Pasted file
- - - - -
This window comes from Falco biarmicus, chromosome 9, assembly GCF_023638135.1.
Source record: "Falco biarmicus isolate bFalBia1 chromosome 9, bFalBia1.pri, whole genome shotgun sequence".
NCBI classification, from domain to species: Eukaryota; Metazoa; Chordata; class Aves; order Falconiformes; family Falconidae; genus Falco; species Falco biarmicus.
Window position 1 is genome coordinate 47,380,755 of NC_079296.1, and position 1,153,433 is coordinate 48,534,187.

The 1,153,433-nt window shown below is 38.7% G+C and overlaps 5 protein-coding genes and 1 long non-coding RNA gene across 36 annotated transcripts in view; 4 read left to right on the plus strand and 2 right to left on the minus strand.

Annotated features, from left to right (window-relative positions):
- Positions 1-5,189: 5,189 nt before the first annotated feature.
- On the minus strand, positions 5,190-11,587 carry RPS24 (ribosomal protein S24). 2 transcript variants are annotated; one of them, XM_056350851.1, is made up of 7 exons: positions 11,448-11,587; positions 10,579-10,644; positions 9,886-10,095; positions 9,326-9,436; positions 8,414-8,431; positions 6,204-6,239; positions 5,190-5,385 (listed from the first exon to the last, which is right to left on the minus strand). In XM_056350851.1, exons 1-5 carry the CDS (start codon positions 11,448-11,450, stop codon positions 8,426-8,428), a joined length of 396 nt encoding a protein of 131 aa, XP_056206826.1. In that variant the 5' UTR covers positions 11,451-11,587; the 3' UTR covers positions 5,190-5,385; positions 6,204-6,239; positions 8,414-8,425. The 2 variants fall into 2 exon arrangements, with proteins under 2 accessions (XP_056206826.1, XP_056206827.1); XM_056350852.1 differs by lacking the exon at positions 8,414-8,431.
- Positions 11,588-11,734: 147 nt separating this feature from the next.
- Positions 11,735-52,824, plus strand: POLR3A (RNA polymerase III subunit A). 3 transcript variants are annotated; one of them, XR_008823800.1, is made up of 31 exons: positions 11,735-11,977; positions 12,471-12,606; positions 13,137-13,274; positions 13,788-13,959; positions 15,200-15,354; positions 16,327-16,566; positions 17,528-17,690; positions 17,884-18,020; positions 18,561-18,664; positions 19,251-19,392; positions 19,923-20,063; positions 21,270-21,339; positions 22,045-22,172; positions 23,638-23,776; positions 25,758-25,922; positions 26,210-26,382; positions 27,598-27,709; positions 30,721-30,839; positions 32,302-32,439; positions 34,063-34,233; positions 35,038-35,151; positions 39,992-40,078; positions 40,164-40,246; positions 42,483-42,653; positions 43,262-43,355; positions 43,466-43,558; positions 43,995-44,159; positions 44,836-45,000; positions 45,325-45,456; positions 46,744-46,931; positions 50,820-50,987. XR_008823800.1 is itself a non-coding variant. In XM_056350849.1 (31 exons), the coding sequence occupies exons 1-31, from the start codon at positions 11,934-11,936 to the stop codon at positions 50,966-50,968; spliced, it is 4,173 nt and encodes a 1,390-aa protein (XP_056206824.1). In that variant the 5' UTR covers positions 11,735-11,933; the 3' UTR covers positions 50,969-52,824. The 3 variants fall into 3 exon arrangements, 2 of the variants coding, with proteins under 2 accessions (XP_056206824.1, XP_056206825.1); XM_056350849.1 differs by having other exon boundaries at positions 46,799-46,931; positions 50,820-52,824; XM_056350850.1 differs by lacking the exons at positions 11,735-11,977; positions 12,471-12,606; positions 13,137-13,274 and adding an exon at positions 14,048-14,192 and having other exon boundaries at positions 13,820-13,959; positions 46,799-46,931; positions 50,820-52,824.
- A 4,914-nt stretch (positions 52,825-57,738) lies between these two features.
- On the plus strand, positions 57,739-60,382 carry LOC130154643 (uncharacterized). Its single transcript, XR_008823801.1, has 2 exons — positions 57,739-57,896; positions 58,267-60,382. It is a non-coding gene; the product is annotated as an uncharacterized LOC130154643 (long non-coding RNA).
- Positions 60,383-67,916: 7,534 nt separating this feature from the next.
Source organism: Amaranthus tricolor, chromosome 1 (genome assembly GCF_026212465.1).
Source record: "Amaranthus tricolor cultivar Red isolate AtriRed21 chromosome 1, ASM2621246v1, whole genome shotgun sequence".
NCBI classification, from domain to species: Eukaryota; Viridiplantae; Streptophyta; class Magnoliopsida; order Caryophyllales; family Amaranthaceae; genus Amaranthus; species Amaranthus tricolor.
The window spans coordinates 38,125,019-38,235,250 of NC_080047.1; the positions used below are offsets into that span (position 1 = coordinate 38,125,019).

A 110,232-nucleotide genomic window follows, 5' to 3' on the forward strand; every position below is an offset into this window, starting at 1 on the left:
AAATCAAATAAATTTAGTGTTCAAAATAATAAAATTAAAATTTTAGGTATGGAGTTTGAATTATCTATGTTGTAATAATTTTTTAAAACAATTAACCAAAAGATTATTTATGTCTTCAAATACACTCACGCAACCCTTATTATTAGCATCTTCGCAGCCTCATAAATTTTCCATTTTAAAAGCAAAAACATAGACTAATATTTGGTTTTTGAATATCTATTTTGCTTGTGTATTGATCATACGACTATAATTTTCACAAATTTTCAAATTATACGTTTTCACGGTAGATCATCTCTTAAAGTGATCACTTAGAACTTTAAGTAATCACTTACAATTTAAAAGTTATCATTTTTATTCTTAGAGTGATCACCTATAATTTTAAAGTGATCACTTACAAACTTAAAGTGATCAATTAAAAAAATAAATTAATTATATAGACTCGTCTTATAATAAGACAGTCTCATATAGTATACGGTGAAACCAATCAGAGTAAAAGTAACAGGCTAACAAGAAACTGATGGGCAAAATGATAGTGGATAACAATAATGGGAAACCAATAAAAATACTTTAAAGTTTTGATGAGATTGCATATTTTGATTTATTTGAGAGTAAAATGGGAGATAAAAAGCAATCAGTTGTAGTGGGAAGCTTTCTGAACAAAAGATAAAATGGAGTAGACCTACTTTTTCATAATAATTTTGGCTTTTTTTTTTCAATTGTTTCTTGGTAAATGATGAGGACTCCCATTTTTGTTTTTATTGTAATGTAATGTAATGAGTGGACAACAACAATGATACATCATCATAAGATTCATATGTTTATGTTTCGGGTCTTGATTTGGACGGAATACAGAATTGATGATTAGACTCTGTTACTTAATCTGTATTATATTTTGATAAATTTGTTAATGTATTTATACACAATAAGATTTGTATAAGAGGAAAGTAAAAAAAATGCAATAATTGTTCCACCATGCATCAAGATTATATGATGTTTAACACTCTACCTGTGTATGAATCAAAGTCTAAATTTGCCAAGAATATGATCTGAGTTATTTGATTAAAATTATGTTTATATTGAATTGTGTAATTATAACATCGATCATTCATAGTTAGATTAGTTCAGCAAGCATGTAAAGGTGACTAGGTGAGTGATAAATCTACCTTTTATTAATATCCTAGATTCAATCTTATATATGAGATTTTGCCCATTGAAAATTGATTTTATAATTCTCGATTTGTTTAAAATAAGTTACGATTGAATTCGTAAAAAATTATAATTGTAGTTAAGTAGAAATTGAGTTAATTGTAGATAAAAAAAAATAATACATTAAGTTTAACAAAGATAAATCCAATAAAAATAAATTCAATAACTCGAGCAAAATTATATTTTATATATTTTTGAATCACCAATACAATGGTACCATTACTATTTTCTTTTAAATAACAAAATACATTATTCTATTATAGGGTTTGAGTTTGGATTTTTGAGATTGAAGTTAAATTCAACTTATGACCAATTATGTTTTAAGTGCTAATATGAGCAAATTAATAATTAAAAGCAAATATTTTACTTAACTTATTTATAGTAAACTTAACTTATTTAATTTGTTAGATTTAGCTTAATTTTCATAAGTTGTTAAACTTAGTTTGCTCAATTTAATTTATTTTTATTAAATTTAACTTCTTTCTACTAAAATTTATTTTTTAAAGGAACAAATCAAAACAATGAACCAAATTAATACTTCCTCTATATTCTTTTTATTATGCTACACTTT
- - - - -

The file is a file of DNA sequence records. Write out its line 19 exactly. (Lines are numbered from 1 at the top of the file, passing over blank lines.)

AAATCAAATAAATTTAGTGTTCAAAATAATAAAATTAAAATTTTAGGTATGGAGTTTGAATTATCTATGTTGTAATAATTTTTTAAAACAATTAACCAAAAGATTATTTATGTCTTCAAATACACTCACGCAACCCTTATTATTAGCATCTTCGCAGCCTCATAAATTTTCCATTTTAAAAGCAAAAACATAGACTAATATTTGGTTTTTGAATATCTATTTTGCTTGTGTATTGATCATACGACTATAATTTTCACAAATTTTCAAATTATACGTTTTCACGGTAGATCATCTCTTAAAGTGATCACTTAGAACTTTAAGTAATCACTTACAATTTAAAAGTTATCATTTTTATTCTTAGAGTGATCACCTATAATTTTAAAGTGATCACTTACAAACTTAAAGTGATCAATTAAAAAAATAAATTAATTATATAGACTCGTCTTATAATAAGACAGTCTCATATAGTATACGGTGAAACCAATCAGAGTAAAAGTAACAGGCTAACAAGAAACTGATGGGCAAAATGATAGTGGATAACAATAATGGGAAACCAATAAAAATACTTTAAAGTTTTGATGAGATTGCATATTTTGATTTATTTGAGAGTAAAATGGGAGATAAAAAGCAATCAGTTGTAGTGGGAAGCTTTCTGAACAAAAGATAAAATGGAGTAGACCTACTTTTTCATAATAATTTTGGCTTTTTTTTTTCAATTGTTTCTTGGTAAATGATGAGGACTCCCATTTTTGTTTTTATTGTAATGTAATGTAATGAGTGGACAACAACAATGATACATCATCATAAGATTCATATGTTTATGTTTCGGGTCTTGATTTGGACGGAATACAGAATTGATGATTAGACTCTGTTACTTAATCTGTATTATATTTTGATAAATTTGTTAATGTATTTATACACAATAAGATTTGTATAAGAGGAAAGTAAAAAAAATGCAATAATTGTTCCACCATGCATCAAGATTATATGATGTTTAACACTCTACCTGTGTATGAATCAAAGTCTAAATTTGCCAAGAATATGATCTGAGTTATTTGATTAAAATTATGTTTATATTGAATTGTGTAATTATAACATCGATCATTCATAGTTAGATTAGTTCAGCAAGCATGTAAAGGTGACTAGGTGAGTGATAAATCTACCTTTTATTAATATCCTAGATTCAATCTTATATATGAGATTTTGCCCATTGAAAATTGATTTTATAATTCTCGATTTGTTTAAAATAAGTTACGATTGAATTCGTAAAAAATTATAATTGTAGTTAAGTAGAAATTGAGTTAATTGTAGATAAAAAAAAATAATACATTAAGTTTAACAAAGATAAATCCAATAAAAATAAATTCAATAACTCGAGCAAAATTATATTTTATATATTTTTGAATCACCAATACAATGGTACCATTACTATTTTCTTTTAAATAACAAAATACATTATTCTATTATAGGGTTTGAGTTTGGATTTTTGAGATTGAAGTTAAATTCAACTTATGACCAATTATGTTTTAAGTGCTAATATGAGCAAATTAATAATTAAAAGCAAATATTTTACTTAACTTATTTATAGTAAACTTAACTTATTTAATTTGTTAGATTTAGCTTAATTTTCATAAGTTGTTAAACTTAGTTTGCTCAATTTAATTTATTTTTATTAAATTTAACTTCTTTCTACTAAAATTTATTTTTTAAAGGAACAAATCAAAACAATGAACCAAATTAATACTTCCTCTATATTCTTTTTATTATGCTACACTTT